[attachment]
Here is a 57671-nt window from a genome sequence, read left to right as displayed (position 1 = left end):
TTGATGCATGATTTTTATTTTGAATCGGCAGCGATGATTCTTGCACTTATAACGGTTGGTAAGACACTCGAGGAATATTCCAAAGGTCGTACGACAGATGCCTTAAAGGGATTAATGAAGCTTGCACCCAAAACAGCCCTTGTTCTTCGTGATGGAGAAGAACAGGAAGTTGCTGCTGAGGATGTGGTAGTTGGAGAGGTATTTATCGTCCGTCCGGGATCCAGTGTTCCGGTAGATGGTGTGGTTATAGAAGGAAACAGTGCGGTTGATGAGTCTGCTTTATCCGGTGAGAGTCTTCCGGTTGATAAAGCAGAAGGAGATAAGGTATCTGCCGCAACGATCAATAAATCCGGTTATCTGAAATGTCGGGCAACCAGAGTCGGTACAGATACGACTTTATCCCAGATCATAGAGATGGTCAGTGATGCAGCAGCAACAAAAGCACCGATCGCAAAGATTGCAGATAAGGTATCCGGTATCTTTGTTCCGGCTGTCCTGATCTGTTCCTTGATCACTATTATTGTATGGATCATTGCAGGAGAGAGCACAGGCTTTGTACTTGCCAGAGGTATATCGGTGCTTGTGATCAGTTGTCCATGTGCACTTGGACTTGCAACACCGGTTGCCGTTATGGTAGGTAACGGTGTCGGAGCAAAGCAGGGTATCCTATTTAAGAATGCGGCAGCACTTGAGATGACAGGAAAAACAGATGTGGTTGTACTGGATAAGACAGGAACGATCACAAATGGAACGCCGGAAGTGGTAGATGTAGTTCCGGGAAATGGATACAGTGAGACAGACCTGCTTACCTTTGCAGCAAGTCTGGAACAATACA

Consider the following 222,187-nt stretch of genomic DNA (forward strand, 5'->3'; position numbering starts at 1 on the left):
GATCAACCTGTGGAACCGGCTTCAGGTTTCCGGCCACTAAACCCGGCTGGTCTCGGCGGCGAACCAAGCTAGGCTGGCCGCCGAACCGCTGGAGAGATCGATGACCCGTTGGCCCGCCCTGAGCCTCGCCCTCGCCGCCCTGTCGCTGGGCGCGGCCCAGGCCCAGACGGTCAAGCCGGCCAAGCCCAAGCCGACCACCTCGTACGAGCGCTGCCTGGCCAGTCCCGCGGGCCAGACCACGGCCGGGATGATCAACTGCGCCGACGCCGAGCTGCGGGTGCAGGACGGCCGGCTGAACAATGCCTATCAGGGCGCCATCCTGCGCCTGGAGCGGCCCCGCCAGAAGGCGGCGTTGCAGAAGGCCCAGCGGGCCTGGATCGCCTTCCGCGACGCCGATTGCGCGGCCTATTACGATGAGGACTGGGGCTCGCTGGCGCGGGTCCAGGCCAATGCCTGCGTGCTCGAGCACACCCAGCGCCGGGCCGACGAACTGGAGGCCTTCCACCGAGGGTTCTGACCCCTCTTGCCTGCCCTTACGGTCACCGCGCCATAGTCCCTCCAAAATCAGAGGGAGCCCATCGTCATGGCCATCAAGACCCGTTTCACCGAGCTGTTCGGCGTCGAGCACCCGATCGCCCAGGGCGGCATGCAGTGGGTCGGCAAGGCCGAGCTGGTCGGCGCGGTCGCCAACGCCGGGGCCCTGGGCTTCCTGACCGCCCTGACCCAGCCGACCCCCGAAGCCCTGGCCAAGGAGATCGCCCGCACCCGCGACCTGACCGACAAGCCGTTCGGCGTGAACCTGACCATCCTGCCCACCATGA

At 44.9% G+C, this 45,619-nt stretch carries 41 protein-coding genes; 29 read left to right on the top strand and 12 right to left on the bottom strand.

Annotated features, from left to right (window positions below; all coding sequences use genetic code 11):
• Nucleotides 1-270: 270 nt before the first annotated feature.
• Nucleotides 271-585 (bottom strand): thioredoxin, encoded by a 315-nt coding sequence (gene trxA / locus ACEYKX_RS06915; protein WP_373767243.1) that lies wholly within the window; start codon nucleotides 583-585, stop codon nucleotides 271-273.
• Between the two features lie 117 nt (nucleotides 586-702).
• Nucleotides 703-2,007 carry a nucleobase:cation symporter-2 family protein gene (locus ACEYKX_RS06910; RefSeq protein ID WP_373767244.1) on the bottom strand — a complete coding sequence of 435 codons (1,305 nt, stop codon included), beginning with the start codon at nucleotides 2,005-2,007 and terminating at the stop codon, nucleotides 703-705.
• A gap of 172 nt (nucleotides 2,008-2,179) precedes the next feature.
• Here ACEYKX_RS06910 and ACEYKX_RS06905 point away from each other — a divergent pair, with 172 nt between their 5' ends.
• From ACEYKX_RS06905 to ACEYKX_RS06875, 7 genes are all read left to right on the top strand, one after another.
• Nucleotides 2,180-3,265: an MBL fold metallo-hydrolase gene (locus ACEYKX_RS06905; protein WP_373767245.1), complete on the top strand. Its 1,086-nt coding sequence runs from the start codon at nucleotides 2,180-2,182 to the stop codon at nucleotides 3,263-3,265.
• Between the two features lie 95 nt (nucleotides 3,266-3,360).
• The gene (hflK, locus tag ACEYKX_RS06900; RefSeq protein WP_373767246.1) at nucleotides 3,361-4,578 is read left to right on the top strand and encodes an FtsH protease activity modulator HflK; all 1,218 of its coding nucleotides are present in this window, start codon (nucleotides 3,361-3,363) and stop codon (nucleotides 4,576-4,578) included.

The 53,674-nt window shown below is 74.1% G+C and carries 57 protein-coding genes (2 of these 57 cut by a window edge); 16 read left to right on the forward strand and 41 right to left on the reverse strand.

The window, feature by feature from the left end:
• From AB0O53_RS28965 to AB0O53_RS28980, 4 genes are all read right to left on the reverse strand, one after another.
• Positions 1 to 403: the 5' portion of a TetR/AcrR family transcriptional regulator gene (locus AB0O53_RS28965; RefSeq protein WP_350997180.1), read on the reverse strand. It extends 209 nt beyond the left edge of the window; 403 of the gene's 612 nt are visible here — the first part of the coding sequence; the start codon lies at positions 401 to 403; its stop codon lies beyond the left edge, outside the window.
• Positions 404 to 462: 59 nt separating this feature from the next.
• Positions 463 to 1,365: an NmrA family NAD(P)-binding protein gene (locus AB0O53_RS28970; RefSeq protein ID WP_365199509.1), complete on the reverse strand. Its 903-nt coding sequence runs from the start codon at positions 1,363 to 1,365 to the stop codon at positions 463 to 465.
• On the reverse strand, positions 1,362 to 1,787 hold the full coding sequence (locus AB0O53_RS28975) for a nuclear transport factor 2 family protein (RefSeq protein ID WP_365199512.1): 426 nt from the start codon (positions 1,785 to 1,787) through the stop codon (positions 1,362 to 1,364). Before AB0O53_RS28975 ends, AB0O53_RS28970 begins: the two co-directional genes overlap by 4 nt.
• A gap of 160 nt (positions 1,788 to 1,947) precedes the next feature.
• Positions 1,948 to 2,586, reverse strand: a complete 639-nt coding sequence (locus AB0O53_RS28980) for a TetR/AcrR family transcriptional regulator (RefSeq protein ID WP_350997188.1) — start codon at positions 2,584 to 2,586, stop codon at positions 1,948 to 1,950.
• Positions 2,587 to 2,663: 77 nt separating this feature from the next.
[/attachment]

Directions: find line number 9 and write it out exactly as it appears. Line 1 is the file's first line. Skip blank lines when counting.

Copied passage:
• Between the two features lie 117 nt (nucleotides 586-702).